Welcome to 2017, where someone denies racism exists and then gets appointed to investigate racism in a sport he loves. That’s exactly what’s happening in Russia.
With Russia set to host the 2017 Confederations Cup and 2018 World Cup, the Russian Football Union has appointed former Chelsea and Russian soccer star Alexei Smertin to the role of anti-racism and discrimination inspector, according to the AP.
This comes just two years after Smertin denied that racism didn’t even exist in Russia to begin with.
“There’s no racism in Russia, definitely, because you know it does not exist,” he told the BBC in 2015. “It’s just like a fashion. It comes from abroad, from different countries.”
As for his new job, Smertin says he will work to “keep racism and discrimination” out of soccer in Russia.
“Ahead of the 2017 Confederations Cup and 2018 World Cup, Russia, as a country hosting such big international tournaments, should be an example of global tolerance both on and off the football field,” Smertin said Tuesday in a statement on the RFU website. “And we will definitely show that.”
Ah yes Russia exhibiting a fine example of global tolerance on and off the football field. Just how we think of them in today’s political climate.
All of these quotes and statements from Smertin seem like they’re coming from a completely different human after his 2015 comments to the BBC.
Along with his above quote about racism being just like fashion, the former Chelsea defender said Russian fans taunted black players with bananas “for fun” and their racist chants were to distract opposing black players. Both of those instances were not “personal abuse” or racist, according to Smertin.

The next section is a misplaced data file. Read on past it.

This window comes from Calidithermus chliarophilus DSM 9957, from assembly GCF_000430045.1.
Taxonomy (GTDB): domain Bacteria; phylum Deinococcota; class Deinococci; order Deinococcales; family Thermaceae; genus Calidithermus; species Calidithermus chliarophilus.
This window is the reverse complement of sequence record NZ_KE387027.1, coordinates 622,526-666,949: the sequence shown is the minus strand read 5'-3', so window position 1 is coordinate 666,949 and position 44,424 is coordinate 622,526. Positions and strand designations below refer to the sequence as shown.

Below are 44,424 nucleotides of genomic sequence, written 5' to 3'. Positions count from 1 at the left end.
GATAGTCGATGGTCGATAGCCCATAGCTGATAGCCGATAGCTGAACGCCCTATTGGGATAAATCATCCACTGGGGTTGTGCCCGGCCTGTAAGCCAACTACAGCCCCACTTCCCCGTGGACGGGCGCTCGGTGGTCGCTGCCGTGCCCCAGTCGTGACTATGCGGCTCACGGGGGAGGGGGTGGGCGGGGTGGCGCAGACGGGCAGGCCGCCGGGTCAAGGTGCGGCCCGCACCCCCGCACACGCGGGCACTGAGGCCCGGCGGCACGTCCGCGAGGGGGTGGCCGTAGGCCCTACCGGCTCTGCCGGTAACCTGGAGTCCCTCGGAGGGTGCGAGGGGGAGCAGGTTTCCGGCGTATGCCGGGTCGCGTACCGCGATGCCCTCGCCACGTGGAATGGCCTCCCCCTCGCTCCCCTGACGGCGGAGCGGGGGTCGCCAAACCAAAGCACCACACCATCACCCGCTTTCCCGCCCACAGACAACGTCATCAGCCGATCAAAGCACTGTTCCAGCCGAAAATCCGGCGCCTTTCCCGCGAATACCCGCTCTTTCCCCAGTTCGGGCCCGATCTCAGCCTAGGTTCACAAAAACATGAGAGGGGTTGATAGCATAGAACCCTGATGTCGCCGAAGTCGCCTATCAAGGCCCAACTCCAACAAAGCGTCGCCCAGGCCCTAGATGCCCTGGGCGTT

Those remarks came at a time when the campaign group FARE recorded 92 instances where Russian fans chanted racist or discriminatory statements at opposing players in and around stadiums during the 2014-2015 season. In the previous two seasons, FARE had reported a total of 83.
It will be interesting to see what Smertin does, if he does anything at all, during the 2018 World Cup. But before the World Cup, he’ll have to deal with the 2017 Confederations Cup.
In the 2017 tournament, only eight teams are slated to participate: Russia, Germany, Australia, Chile, Mexico, New Zealand, Portugal, and Cameroon. That will be a much smaller stage for fans to discriminate opposing players.
A year later, there will be 32 countries represented for the biggest sports tournament in the world. If Smertin has a hard time keeping racist remarks out of the 2017 tournament, the 2018 World Cup will make his job even harder.